Beyond the Symbolism of the Women's March

Beyond the Symbolism of the Women's March

I firmly believe that one person can make a big difference, the kind that alters lives and delivers outcomes that are radically different without that person’s influence. In my life I have been lucky to experience having a champion who backs me, believes in me, and holds the space for me to be the fullest version of myself. 

A few years ago, I met a female golf-pro who told me that she dumbs down her teaching methods for women. I was so stunned that I was temporarily rendered speechless. She unabashedly voiced the underlying assumption across the board that women are too stupid or untalented to play golf. This is only one example of the pervasive sexism I have encountered from pros, caddies, and fellow players. Consequently, I am always wary when I am paired to play with new people. 

I was not surprised that the first day with a new caddy recently was off to a rocky start. He mispronounced my name, and I committed the faux pas of guessing his age in the wrong direction. Hitting my driver off the first tee made things worse. I felt like I had just tried to chop wood, and the ball bounced a few measly paces ahead. I was deeply embarrassed, though I should not have been. Charlie never made me feel bad for missing a shot and always pointed out the good that could be found in any situation. As we gained some distance from that first hole, we steadily built a connection. Charlie regaled me with tales of super low scores and caddying for legendary PGA Tour golfers. He also gave me consistently solid strategic guidance on how to approach each hole. He would even sweet-talk to my clubs à la Chevy Chase before shots. Throughout the following days, we shared many laughs and good golf. We both came to believe in each other and created a space in which we could both shine. He was the expert caddy with a gift for reading greens, and I was the eager student with a dedication to improve. At the end of each round, I wondered what else could be achievable the next day. I felt like he opened a door to a path where anything is possible: long drives and scoring pars. I could see a version of me in which breaking 80 is not only feasible, but actually probable.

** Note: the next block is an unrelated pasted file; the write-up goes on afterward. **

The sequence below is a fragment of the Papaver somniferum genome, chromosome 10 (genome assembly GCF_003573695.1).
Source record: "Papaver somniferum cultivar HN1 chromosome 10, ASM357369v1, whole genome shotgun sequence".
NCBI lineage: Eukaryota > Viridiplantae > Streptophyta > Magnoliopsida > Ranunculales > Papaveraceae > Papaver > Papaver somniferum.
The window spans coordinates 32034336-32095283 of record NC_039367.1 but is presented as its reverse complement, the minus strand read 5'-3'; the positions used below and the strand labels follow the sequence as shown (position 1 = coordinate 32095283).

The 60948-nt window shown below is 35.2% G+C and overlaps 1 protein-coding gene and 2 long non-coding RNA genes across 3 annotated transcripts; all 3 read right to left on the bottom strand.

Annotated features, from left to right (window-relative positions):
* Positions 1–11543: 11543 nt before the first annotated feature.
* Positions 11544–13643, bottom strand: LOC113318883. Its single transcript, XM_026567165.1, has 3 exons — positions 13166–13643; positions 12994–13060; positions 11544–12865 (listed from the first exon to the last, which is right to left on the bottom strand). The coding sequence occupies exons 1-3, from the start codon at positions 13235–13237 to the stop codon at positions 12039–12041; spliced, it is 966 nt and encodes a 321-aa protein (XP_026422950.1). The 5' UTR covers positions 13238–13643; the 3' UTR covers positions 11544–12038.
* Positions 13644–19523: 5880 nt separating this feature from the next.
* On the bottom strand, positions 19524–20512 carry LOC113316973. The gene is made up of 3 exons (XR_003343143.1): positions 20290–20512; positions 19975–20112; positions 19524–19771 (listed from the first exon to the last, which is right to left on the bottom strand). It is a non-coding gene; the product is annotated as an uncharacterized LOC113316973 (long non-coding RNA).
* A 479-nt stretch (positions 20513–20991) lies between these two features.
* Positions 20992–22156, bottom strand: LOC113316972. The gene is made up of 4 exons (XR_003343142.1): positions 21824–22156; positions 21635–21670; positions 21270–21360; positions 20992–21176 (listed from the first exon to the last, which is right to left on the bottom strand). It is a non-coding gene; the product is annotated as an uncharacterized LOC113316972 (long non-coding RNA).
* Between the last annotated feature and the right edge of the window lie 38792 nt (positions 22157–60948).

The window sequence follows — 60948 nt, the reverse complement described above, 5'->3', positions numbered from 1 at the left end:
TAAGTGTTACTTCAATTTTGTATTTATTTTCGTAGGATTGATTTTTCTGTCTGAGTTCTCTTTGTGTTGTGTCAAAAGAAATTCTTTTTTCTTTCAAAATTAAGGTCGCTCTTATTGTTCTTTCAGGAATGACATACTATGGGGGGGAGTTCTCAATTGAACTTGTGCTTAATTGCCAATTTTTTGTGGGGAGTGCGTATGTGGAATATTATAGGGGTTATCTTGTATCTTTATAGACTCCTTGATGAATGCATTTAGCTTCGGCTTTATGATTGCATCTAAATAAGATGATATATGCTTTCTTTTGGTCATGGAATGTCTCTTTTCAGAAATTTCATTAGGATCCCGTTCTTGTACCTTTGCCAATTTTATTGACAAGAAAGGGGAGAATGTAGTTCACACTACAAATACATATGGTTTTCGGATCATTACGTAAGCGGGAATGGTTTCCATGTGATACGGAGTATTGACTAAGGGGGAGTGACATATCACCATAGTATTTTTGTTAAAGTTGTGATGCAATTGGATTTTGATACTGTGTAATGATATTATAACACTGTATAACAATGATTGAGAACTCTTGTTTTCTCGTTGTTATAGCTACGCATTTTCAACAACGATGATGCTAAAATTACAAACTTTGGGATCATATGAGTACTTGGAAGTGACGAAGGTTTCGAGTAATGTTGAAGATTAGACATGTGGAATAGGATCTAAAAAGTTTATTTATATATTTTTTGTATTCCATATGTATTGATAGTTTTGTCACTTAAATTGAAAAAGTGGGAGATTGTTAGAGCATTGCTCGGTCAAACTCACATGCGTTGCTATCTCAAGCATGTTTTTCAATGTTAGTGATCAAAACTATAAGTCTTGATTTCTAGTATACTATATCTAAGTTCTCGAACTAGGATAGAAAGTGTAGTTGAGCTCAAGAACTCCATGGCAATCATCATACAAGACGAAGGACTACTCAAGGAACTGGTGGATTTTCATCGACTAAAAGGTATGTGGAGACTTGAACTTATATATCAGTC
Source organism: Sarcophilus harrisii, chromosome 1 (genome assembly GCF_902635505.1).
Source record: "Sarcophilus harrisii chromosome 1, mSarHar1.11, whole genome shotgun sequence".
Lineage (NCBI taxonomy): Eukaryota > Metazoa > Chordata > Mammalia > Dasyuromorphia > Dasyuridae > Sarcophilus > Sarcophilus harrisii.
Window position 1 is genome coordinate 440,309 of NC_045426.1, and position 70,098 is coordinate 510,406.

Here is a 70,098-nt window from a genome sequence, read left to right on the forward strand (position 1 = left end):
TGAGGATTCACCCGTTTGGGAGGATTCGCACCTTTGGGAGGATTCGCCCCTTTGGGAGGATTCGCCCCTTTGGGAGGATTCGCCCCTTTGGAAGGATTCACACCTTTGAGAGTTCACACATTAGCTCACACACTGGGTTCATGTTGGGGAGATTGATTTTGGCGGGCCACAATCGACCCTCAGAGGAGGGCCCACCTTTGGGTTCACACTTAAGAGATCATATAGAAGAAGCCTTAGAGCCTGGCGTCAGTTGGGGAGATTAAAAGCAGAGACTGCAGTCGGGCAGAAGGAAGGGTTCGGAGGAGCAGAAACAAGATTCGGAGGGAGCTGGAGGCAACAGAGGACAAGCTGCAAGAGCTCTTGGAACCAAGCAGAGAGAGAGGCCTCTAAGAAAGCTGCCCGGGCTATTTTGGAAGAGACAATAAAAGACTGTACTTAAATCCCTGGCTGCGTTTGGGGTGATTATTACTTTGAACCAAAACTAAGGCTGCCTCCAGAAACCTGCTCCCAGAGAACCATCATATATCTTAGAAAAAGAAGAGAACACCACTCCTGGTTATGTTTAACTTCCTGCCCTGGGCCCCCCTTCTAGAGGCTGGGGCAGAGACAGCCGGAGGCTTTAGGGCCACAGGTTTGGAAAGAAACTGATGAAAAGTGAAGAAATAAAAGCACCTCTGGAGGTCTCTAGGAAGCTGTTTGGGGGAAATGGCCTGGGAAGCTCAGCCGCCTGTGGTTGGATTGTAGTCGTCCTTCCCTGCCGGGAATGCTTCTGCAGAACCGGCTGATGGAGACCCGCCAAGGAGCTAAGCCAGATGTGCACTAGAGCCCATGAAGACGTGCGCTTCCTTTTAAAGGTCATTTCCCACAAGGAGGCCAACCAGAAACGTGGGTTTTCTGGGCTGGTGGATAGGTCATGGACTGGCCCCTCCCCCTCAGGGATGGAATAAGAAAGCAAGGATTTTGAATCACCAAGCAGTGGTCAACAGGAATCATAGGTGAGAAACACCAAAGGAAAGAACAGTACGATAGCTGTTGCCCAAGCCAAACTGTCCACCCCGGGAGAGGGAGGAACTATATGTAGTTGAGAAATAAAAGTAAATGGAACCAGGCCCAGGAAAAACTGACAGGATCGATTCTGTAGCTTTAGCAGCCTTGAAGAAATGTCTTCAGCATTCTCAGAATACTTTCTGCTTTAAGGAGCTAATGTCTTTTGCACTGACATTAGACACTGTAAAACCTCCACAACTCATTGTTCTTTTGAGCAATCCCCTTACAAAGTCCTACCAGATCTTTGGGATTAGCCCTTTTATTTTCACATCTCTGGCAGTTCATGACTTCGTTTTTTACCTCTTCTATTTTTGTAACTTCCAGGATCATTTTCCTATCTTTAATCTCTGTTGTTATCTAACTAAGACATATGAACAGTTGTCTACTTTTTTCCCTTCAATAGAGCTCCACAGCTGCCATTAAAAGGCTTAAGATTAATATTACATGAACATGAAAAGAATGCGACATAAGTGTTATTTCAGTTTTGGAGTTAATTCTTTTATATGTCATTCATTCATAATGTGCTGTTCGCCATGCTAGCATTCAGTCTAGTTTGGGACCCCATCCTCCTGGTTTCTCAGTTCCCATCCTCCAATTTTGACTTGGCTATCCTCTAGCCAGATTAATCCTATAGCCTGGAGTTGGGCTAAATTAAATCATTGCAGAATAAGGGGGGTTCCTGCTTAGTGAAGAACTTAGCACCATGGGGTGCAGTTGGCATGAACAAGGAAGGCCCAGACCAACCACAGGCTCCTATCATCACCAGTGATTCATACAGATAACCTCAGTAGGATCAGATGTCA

Over 3 million women across the globe took to the streets the day after the inauguration to stand up for the community that comprises half the planet. The turnout ranged from young to old, from cosmopolitan singletons to suburban moms, and from fathers with their children to entire nuclear families. This march was so inclusive that it broke down barriers of sexual orientation, political affiliation, religion, and even our stance on abortion. It was exhilarating and powerful. 

The energy was infectiously strong. One friend spoke movingly about feeling united with the strangers marching alongside, infusing her with a sense of power that she had never experienced before. She was transformed into a more courageous version of herself, and she was not alone. Since the march, women from all walks of life have resolved to become active agents of change. Collectively standing up for each other created a secure environment for a diversity of activism to take root. The march gave women what Charlie gave me: an opportunity to reveal the possibilities

If you believe that showing up for another person is the ultimate act of kindness, then it’s clear that the Women’s March is more than a symbol of solidarity. It was an invitation to vigorously determine our future, and an empowering affirmation that we are seen and heard. We have joined together in our commonality of purpose for a just world, ready to stand for each other side-by-side and hand-in-hand. Our work to identify and execute an effective strategy for progress begins now.

Mila Atmos is a columnist whose work has been featured by The Huffington Post, Quartz, and Medium.

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